News & FAQ
Which Air Filter do I Need?
Air filters keep the dust out, mitigate allergies, and keep pollution levels low inside our homes. Using the right air filter can even mitigate (but not remove) the effects of smoke or pet dander. A quality filter will always lead to better breathing, regardless of the season. Not all filters are created to the same specifications. Different materials and shapes are designed for different purposes, from full-scale medical scrubbing to simple residential filters meant to be disposed of after a few months.
Types of Filters
- High-Efficiency Particulate Arrestance (HEPA)
Ratings and Costs
There are two different ways to select an air filter for your home: By efficiency rating or by cost. The size and shape of your filter is based on your current ventilation system, so there’s nothing to be decided there. The rest is a balance of how much you want to spend on a filter compared to how sensitive you are to airborne contaminants.
Filters come in two different types: disposable and washable. Most filters used by residences are of the disposable type. Washable filters have the benefit of being reusable, by they typically have low Minimum Efficiency Reporting Values (MERV). MERV ratings are a simple number between 1 and 20 that identifies how effective a filter is at removing particles from the air.
- Fiberglass – Flat panel fiberglass filters are the most common filters for homes and apartments. They’re effective at removing dust, large pollens, and pet hair from the air but aren’t the most effective filter on the market. The inexpensive $1-2 price tag per filter makes them easily affordable, however.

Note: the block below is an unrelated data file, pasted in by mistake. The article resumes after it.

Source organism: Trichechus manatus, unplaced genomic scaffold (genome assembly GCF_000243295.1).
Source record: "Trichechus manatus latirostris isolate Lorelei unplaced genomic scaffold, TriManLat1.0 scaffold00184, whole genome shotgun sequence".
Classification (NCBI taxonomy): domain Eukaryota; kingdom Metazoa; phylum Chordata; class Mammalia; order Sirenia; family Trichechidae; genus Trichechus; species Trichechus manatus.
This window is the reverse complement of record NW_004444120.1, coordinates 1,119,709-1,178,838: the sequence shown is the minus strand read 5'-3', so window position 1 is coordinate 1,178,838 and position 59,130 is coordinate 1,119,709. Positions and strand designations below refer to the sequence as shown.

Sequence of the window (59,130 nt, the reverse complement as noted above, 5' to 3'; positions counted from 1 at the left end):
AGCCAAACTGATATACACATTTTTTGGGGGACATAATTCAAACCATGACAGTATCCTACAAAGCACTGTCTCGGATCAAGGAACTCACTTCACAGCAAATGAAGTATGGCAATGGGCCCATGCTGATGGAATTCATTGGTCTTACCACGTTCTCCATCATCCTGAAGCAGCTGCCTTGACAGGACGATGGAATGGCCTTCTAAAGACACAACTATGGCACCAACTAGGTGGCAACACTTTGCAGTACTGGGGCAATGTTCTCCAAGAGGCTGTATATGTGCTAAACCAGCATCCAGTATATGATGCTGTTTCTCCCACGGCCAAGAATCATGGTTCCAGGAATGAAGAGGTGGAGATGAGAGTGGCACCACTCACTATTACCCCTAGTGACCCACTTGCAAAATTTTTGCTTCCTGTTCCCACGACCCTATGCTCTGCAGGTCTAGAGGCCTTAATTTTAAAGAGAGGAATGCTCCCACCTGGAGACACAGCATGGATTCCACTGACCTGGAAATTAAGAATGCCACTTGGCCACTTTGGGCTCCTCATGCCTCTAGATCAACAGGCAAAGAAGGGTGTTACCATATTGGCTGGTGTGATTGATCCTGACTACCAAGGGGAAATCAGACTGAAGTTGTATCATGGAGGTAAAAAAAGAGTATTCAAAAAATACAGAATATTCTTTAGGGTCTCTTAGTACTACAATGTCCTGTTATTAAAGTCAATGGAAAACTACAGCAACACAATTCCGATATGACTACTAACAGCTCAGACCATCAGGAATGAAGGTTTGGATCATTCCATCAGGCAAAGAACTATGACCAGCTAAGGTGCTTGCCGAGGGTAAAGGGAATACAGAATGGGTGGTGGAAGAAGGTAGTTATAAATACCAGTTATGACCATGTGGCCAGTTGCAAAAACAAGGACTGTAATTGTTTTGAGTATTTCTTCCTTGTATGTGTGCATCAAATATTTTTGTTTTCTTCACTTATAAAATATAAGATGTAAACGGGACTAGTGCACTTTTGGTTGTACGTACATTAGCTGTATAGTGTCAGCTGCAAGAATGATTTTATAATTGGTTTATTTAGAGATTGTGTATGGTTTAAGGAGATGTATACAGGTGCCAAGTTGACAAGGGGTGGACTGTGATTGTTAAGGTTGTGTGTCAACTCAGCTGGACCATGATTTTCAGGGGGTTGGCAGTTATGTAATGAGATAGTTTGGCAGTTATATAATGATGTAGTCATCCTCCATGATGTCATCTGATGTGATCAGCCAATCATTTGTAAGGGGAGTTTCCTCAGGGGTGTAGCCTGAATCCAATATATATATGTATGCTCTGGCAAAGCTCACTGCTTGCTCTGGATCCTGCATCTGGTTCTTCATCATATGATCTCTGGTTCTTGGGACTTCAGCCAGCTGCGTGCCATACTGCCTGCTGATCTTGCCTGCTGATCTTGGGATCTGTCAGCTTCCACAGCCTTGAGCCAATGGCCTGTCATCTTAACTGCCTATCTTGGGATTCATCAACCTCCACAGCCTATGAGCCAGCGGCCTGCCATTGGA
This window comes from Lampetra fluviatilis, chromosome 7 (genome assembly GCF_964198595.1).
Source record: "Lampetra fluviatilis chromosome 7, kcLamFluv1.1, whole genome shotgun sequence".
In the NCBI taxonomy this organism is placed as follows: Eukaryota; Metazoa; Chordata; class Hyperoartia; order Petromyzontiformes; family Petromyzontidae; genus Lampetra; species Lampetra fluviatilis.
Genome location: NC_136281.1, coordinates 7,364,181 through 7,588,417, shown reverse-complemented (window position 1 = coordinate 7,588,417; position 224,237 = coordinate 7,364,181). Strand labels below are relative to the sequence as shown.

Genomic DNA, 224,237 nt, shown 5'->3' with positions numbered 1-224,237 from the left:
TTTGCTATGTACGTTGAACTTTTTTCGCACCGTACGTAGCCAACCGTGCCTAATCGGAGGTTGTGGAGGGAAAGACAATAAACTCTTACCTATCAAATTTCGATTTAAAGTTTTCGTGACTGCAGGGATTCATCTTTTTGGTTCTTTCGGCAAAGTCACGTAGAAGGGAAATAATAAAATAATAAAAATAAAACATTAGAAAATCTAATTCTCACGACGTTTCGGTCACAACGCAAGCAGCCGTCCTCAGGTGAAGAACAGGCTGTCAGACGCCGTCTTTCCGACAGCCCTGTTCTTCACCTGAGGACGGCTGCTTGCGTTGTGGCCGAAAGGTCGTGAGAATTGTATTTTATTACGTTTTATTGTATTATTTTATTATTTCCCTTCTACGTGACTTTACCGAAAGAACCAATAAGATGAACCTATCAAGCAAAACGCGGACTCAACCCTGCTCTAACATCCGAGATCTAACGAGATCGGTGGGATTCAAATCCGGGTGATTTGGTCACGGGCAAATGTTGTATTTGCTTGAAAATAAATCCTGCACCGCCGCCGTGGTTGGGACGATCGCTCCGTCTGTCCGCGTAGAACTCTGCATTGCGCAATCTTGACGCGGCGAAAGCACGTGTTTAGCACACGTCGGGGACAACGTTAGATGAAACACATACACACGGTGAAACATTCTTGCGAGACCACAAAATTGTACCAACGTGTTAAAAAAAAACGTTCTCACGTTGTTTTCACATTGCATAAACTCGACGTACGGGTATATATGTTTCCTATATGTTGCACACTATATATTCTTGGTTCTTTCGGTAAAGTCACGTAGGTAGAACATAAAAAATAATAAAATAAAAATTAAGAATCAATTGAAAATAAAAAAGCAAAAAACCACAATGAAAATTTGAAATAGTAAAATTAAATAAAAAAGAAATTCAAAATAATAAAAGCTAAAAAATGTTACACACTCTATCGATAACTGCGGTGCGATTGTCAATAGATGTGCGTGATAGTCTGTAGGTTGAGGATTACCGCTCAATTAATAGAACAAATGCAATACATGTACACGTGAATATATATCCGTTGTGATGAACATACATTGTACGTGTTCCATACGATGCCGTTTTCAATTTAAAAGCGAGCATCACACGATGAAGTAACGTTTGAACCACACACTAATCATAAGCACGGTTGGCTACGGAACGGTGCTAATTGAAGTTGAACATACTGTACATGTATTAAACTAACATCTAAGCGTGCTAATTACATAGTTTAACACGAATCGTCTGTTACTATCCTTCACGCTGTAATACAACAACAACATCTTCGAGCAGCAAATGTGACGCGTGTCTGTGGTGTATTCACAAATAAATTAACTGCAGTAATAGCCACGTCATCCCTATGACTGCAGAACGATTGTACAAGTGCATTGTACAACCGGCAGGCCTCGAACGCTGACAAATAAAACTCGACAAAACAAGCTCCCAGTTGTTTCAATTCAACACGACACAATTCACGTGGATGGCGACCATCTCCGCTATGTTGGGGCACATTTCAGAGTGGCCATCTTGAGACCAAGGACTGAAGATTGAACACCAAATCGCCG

- Electrostatic – These filters use an electrostatically-charged cotton to capture smaller particles and pollutants. They’re especially well-designed for homes with smokers or pets, as they’re capable of collecting particulates that a standard fiberglass filter will miss. They’re more expensive, however, averaging $10.
- Pleated Polyester – Unlike the previous two filters, polyester-based filters are folded into pleats. These pleats increase surface area, helping to push the MERV rating for a polyester air filter up into the 10-14 range. The increased surface area allows for a higher rate of airflow while still cleaning up the air as it passes through. If you want the best balance of cleaning power and cost, polyester filters are the way to go.
- HEPA – Hardy, long-lasting (they require replacement every year instead of every 3 months) and sporting an almost perfect MERV rating, HEPA filters are the most expensive on this list. Unfortunately, the major drawback is that they use a non-standard form factor. Unless your ventilation system is designed to use a HEPA filter, it won’t fit. These filters are standard for environments that require top-tier filtering, such as hospitals.
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